York Town Square

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‘Sew long ago,’ Singer Sewing Machine founder lived and worked in York County

This patent of the first Singer sewing machine appeared on the Chambersburg Public Opinion website with the caption: ‘Sew’ long ago.’ The first patent for a Singer was issued in 1851 – 160 years ago. Also of interest: Early American washing machine – invented by S. Morgan Smith – tied to York County.

Singer Sewing Company has introduced a website  inviting sewing fans to share their memories of the once ubiquitous sewing machines  160th anniversary.

York countians should take particular note about all things Singer. Its founder lived in York County in the 1800s. He and his family – who made machines for quiet household use – made a controversial, public mark here. More about that in a second.

The patent of the first Singer sewing machine by Isaac Merritt Singer was issued Aug. 12, 1851. The 160th celebration will continue through August 2012, a news release states.

The sites has a tool for people to learn where and when their antique machines were manufactured. They can find their machine’s history by entering a serial number.

And now for the Singer York County connection, taken from my “Never to be Forgotten:”


Isaac Merritt Singer, the sewing machine inventor with future family connections in the county, is born in New York in 1811. Trained as a mechanic, he moves to York early in life and works as a tailor. He also teams with Charles Sponsler as an entertainer. He develops a common-law marriage with Mary Ann Sponsler, Charles’ sister, and later makes a fortune producing the innovative continuous-stitch sewing machines. The couple move to New York City but return often to the county. Mary Ann Sponsler and other women in Singer’s life angrily litigated his estate upon his death in 1875. “Later, at the height of his career, he headed concurrently three households in New York City, under three different names, while his first and legitimate family lived nearby on Long Island,” a biographer wrote. Another York woman fared little better with Isaac and Mary Ann’s son, John A. Singer. John married Addie V. Small, member of a prominent county family in the 1880s. His family lived in a large house in York’s east end. The pair made headlines in 1891 when Singer left Addie, his fourth wife, and moved to New York City. Addie preceded Singer in death, and he fought for her estate on the grounds that his cohabitation with her after their split brought the $180,000 estate back into his hands. When Singer died, C.V. Sponsler, his cousin, received 250 shares of stock in Singer Sewing Machine Company, worth up to $75,000 in 1911. Sponsler, a York Cab Company clerk, said his inheritance would remain in Singer stock — his preference over any other investment.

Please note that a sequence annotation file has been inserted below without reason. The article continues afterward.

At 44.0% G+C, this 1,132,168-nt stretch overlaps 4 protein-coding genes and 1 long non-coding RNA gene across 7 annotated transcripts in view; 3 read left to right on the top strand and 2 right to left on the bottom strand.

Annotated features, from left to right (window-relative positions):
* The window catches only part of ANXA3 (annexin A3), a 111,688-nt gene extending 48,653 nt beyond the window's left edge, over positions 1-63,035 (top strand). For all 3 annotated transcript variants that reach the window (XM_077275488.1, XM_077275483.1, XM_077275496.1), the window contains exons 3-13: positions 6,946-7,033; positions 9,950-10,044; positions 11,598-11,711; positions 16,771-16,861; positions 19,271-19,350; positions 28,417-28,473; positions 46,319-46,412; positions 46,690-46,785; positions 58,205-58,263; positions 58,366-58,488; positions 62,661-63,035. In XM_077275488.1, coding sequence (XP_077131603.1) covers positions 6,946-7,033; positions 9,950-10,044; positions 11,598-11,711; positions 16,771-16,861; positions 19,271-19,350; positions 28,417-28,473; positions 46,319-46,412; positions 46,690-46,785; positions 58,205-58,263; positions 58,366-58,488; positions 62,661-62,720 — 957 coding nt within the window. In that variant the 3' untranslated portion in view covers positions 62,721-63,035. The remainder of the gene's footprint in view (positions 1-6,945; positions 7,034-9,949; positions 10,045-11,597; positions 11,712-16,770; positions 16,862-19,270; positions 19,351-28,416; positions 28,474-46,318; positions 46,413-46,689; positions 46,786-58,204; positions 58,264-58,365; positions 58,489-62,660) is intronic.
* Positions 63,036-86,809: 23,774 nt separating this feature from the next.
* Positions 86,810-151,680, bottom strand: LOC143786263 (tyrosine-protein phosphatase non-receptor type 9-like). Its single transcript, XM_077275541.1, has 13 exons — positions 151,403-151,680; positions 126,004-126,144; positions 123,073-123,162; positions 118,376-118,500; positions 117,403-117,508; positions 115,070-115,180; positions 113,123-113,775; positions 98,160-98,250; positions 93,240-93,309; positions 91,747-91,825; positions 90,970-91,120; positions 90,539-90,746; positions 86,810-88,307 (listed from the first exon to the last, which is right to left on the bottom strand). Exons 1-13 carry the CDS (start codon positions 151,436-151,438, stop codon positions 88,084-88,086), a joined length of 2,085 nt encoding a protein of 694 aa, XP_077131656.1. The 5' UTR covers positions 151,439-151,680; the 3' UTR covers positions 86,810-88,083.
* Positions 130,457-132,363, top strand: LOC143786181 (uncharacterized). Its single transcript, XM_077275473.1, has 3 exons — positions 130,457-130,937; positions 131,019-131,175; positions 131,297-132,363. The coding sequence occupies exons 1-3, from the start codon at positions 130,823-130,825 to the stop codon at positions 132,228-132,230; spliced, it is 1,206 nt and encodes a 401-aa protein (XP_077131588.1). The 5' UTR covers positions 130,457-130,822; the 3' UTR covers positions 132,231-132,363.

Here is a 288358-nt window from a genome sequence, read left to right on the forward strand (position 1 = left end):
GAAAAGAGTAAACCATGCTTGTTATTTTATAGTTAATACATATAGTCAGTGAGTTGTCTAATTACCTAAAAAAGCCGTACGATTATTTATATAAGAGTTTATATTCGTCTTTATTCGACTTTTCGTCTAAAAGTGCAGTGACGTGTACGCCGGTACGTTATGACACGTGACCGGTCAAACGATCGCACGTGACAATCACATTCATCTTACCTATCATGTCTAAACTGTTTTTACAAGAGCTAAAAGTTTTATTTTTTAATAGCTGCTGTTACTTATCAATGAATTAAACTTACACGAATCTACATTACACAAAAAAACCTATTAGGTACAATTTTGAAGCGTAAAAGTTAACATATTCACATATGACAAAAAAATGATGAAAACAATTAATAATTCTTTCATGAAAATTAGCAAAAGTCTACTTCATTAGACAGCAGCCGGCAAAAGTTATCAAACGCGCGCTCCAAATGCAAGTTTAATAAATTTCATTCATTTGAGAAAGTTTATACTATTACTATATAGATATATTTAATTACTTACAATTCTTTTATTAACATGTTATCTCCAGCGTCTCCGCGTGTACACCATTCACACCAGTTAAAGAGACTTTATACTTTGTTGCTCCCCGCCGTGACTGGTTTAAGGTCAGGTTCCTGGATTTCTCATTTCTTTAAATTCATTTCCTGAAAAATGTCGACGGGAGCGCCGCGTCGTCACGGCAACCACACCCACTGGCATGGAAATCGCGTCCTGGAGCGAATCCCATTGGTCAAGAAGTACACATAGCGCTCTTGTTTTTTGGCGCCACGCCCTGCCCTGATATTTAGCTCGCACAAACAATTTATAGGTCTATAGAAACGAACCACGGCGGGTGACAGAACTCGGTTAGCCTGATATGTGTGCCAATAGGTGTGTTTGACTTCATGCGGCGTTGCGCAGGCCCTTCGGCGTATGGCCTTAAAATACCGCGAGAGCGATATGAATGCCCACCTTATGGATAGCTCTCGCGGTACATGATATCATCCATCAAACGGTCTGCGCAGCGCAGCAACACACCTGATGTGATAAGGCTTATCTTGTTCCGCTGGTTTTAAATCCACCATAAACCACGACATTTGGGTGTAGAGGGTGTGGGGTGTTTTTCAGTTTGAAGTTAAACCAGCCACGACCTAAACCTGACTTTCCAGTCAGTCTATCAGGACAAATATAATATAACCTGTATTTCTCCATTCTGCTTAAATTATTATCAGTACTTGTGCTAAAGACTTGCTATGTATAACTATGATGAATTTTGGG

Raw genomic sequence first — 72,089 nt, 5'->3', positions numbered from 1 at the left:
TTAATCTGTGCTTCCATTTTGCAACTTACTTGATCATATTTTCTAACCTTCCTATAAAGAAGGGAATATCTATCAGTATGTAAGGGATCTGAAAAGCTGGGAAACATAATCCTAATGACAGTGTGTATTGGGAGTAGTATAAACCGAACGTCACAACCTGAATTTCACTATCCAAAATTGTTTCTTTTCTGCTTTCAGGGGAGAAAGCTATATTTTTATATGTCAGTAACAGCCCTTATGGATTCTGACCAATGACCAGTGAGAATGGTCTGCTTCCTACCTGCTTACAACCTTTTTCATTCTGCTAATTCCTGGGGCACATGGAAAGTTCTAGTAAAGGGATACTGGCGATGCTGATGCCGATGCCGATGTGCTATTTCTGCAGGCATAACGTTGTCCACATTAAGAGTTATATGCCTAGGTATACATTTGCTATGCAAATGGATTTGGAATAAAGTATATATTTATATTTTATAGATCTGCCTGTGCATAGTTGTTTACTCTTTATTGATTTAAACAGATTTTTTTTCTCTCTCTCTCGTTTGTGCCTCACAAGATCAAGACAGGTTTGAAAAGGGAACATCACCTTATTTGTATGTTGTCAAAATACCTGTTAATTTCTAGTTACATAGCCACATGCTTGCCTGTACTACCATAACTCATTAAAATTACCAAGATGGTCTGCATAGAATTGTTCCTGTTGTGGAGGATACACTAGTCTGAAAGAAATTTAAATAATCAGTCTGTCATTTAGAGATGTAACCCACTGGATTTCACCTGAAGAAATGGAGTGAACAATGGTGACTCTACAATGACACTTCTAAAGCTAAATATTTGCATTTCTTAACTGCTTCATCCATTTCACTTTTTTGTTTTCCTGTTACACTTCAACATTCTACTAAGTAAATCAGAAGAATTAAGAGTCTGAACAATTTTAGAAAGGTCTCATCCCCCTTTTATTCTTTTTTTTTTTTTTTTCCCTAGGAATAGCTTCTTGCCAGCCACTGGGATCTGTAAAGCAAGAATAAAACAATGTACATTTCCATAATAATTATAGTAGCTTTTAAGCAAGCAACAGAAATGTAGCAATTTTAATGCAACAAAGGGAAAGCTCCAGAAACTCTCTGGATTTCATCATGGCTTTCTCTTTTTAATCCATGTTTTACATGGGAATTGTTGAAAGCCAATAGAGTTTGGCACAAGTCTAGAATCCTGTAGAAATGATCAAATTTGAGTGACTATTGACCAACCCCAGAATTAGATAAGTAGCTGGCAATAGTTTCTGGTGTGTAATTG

A Singer home in the York area stands today: It’s now the Etzweiler Funeral Home on East Market Street.

Also of interest:

– Another household name – Tupperware – is observing its 65th anniversary.